In the early 90’s I was lucky enough to get my first PC. It was middle of the road for the times – a 486sx 25Mhz, with a whopping 4MB of RAM and a gigantic 100MB hard disk. I was chuffed to find a picture of it on the ‘net, here it is in all its glory:
By today’s standards most definitely primitive, but at the time it was my pride and joy!
I was a spotty, awkward and anti-social teenager at the time and I obviously got it as a “study aid”. Hmmm, silence…….. are those crickets I hear in the background? OK, well, to be honest, that was just an excuse! I admit it, I wanted to play games! Sorry mum!! Many games graced that machine and one of those was DOOM. Now, any gamer worth his or her salt should be immediately familiar with this particular game. If you aren’t, for shame! This game was, excuse the pun, a game changer for the first person shooter genre.
Released in December ’93, this game was to take the world by storm. I still remember reading a review in a PC mag. It had just one screen shot – the player was being smacked up the head by a particularly angry looking Imp. Here’s a couple of the fellows out for their afternoon constitutional……
Looks kind of crap doesn’t it!? By today’s standards it probably is, but back then? Boy, oh boy, did that look cool! I distinctly remember thinking to myself: “you shall be mine, oh yes, you shall be mine”! And so it was, and it came to pass that in 1994 I got hold of a copy of the shareware version of DOOM. The full game consisted of three episodes: Knee-Deep in the Dead, The Shores of Hell and Inferno. In the shareware version you’d get the first episode for free. It came on four 3.5 inch floppy disks. Yep, you read correctly – FLOPPY DISKS!! I installed it with eager anticipation and I wasn’t disappointed! This was a game which lived up to the hype. It was simply brilliant. Creeping through dark corridors, hearing hell-spawn in the distance, you really got immersed in the experience. I recall on one occasion I was caught completely off guard whilst passing through a relatively quiet and dark area of the game. Arriving at the end of a dark corridor, an Imp jumps out at me from nowhere, screaming, hissing and scratching at me like a cat in heat. I literally jumped out of my seat with fright. True, it was quickly dispatched with my trusty shotgun, but it was a close call. That little brown bundle of spikes, teeth and fireballs may not have killed me, but the fright it gave me sure knocked a couple of years off me!
Needless to say, I put up the cash for the full version!
But what made DOOM so good? There were other 1st person shooters knocking around at the time. DOOM itself even had a predecessor in the form of Wolfenstein 3D. That in itself was a great game – there’s even a HTML5 version you can play. What did DOOM have that the other’s didn’t? What made it so special that, for a number of years after its release, all other 1st person shooters were called “DOOM Clones”? What was its secret? In my opinion three things made the difference.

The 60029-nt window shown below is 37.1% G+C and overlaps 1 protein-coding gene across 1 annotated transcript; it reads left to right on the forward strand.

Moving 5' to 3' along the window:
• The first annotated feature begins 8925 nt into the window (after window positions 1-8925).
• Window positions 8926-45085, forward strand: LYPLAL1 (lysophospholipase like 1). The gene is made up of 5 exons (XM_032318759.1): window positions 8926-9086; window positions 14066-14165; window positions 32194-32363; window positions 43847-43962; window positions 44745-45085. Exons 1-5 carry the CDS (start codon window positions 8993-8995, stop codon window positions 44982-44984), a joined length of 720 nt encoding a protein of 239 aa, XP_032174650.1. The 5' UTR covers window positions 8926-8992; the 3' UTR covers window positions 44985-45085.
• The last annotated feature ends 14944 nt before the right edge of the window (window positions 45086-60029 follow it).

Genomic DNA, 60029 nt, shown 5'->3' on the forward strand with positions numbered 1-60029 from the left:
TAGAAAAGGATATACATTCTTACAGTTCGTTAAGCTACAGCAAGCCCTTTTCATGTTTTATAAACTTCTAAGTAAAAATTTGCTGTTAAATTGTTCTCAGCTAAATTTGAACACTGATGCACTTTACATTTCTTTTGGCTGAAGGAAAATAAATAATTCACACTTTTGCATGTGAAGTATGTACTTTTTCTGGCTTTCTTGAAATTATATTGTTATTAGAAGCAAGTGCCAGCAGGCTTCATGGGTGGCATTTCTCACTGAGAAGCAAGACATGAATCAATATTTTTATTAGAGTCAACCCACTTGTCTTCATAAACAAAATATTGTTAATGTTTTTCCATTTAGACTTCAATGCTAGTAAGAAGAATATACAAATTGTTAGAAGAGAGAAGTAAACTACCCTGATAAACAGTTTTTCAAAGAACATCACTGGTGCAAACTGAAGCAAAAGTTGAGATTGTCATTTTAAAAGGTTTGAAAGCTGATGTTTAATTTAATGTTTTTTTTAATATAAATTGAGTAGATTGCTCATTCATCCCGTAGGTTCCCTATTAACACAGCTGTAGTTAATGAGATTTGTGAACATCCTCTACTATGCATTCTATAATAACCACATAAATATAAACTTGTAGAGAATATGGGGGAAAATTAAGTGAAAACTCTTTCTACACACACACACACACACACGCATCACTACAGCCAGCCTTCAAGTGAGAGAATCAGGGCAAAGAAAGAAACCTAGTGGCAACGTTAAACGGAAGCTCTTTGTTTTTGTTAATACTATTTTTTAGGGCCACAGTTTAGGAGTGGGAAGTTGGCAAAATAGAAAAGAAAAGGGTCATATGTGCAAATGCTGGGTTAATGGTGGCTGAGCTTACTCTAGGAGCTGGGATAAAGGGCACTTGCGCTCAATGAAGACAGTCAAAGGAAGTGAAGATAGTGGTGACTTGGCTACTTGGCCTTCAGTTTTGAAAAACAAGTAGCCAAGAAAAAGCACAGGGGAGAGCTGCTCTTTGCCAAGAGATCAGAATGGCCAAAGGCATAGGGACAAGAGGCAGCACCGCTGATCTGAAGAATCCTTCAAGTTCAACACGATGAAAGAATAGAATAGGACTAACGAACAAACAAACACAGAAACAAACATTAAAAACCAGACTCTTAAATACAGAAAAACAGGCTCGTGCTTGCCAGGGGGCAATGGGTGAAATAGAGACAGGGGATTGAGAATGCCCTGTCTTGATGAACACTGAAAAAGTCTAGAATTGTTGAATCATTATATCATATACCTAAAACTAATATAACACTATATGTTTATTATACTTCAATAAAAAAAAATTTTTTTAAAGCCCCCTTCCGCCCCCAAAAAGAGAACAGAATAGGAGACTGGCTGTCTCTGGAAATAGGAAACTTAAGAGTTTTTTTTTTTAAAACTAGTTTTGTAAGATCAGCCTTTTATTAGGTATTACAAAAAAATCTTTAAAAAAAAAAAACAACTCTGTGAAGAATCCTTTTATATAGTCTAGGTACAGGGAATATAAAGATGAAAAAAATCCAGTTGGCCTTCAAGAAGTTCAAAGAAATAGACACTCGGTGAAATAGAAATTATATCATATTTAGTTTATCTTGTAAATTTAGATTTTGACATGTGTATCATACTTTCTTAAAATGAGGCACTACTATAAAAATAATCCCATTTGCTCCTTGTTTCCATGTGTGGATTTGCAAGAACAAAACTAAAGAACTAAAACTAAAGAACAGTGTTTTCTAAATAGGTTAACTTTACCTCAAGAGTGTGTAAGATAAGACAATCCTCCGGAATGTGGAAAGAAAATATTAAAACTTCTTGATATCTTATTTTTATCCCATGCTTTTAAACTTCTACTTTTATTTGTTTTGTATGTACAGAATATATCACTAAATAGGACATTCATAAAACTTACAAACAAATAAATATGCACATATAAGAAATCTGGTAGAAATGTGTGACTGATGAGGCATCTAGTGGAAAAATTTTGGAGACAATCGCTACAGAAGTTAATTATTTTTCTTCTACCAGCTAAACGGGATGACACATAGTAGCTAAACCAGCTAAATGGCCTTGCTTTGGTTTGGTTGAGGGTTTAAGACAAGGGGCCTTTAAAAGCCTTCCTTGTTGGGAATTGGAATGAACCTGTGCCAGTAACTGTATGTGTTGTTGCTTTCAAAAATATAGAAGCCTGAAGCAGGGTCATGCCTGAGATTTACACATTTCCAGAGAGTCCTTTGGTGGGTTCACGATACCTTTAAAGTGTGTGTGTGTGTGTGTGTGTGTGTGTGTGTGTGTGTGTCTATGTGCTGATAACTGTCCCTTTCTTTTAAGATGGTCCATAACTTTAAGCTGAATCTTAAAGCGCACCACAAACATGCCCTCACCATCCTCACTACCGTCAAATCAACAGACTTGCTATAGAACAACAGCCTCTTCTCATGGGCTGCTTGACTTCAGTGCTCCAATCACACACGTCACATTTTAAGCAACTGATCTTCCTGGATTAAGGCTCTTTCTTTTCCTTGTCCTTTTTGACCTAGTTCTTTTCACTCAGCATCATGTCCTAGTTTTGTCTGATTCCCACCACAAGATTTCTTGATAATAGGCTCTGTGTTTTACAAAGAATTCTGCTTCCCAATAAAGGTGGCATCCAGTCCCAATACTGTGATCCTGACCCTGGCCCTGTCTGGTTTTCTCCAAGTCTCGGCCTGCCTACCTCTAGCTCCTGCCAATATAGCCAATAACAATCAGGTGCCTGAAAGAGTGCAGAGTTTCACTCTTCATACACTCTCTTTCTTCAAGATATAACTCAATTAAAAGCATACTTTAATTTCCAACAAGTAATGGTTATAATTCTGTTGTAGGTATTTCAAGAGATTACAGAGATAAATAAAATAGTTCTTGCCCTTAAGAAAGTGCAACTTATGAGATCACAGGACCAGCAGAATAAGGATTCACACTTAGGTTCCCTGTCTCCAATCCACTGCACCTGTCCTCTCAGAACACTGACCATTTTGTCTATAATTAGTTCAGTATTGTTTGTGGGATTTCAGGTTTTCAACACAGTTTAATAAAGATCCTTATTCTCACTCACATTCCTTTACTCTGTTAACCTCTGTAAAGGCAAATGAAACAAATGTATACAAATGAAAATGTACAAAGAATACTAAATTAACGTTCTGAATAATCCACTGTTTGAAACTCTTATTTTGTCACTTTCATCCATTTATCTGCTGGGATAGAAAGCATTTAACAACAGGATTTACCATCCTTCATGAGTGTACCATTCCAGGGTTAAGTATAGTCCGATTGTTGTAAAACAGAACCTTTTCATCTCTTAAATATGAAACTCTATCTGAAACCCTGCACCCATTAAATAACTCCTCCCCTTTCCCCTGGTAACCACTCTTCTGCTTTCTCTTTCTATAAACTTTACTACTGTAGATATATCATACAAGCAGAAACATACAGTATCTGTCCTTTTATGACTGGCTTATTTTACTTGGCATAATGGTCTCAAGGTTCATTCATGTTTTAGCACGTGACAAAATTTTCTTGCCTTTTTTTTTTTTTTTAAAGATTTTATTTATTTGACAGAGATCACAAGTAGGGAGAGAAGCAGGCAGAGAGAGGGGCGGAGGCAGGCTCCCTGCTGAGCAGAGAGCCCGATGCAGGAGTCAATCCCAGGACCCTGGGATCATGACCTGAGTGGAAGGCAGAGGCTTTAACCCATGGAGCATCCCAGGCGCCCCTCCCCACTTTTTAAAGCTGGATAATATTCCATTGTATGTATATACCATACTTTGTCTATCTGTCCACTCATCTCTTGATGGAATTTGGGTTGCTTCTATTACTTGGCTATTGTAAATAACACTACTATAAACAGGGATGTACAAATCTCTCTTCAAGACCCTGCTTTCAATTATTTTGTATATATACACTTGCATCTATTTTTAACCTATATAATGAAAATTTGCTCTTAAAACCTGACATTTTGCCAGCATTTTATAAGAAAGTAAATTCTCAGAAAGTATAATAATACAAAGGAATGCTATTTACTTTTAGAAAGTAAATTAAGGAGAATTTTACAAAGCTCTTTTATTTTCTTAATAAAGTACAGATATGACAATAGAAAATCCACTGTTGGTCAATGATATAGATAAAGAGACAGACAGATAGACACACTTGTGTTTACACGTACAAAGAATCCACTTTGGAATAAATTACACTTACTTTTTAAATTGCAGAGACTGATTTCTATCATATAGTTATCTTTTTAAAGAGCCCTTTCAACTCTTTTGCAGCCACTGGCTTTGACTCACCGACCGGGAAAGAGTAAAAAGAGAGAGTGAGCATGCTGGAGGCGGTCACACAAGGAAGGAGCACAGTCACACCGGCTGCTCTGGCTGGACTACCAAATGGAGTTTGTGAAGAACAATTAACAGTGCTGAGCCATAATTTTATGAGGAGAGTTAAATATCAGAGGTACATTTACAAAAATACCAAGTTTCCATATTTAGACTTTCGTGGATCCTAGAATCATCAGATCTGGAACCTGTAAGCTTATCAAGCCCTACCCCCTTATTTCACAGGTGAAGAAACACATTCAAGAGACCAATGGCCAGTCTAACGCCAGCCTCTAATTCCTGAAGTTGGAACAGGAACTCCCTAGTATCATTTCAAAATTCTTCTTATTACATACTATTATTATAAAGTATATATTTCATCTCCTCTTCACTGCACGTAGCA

Atmosphere and Ambiance
Take a look at the two images below.
The one on the left is from Wolfenstein 3D, while the other is from DOOM. Wolfenstein is very plain with solid colours throughout, whereas you can immediately see that DOOM’s game world is much more realistic, creating different moods with textures and colours.
DOOM was highly and easily customisable. You could create new levels and characters through what were called WAD files. You didn’t need to know a low level programming language to create them either. This created and extended interest in the game through loads of new and diverse content.
Multiplayer Network Games
This is something taken for granted today, but back then this was relatively new for first person shooters. Up to 10 players could play together over a LAN. The games were called Deathmatches. Some attribute this term to DOOM itself, however this is mired in controversy and it is unclear if DOOM was responsible for the adoption of this term. This feature however, was probably the game’s biggest attraction. It was so popular that many companies had to incorporate firewall rules on office networks to specifically block deathmatch games.
All this along with the slick, robust and reliable game engine as well as the ease of distribution through shareware made DOOM a gaming phenomenon. It was the game that really kick started the first person genre. In my opinion, computer and console games are not only a technical achievement, they are also a work of art. They are a vision created by an artist and intended for the enjoyment of others. In this respect DOOM is a masterpiece and deserves a place in the gaming equivalent of the Louvre!
What do you think? Was DOOM critical to the rise of the FPS? I’d love to hear your comments, opinions and a few gaming adventures!
Now, if you’ll excuse me, I think I’ll dust off my BFG9000 and go Imp hunting!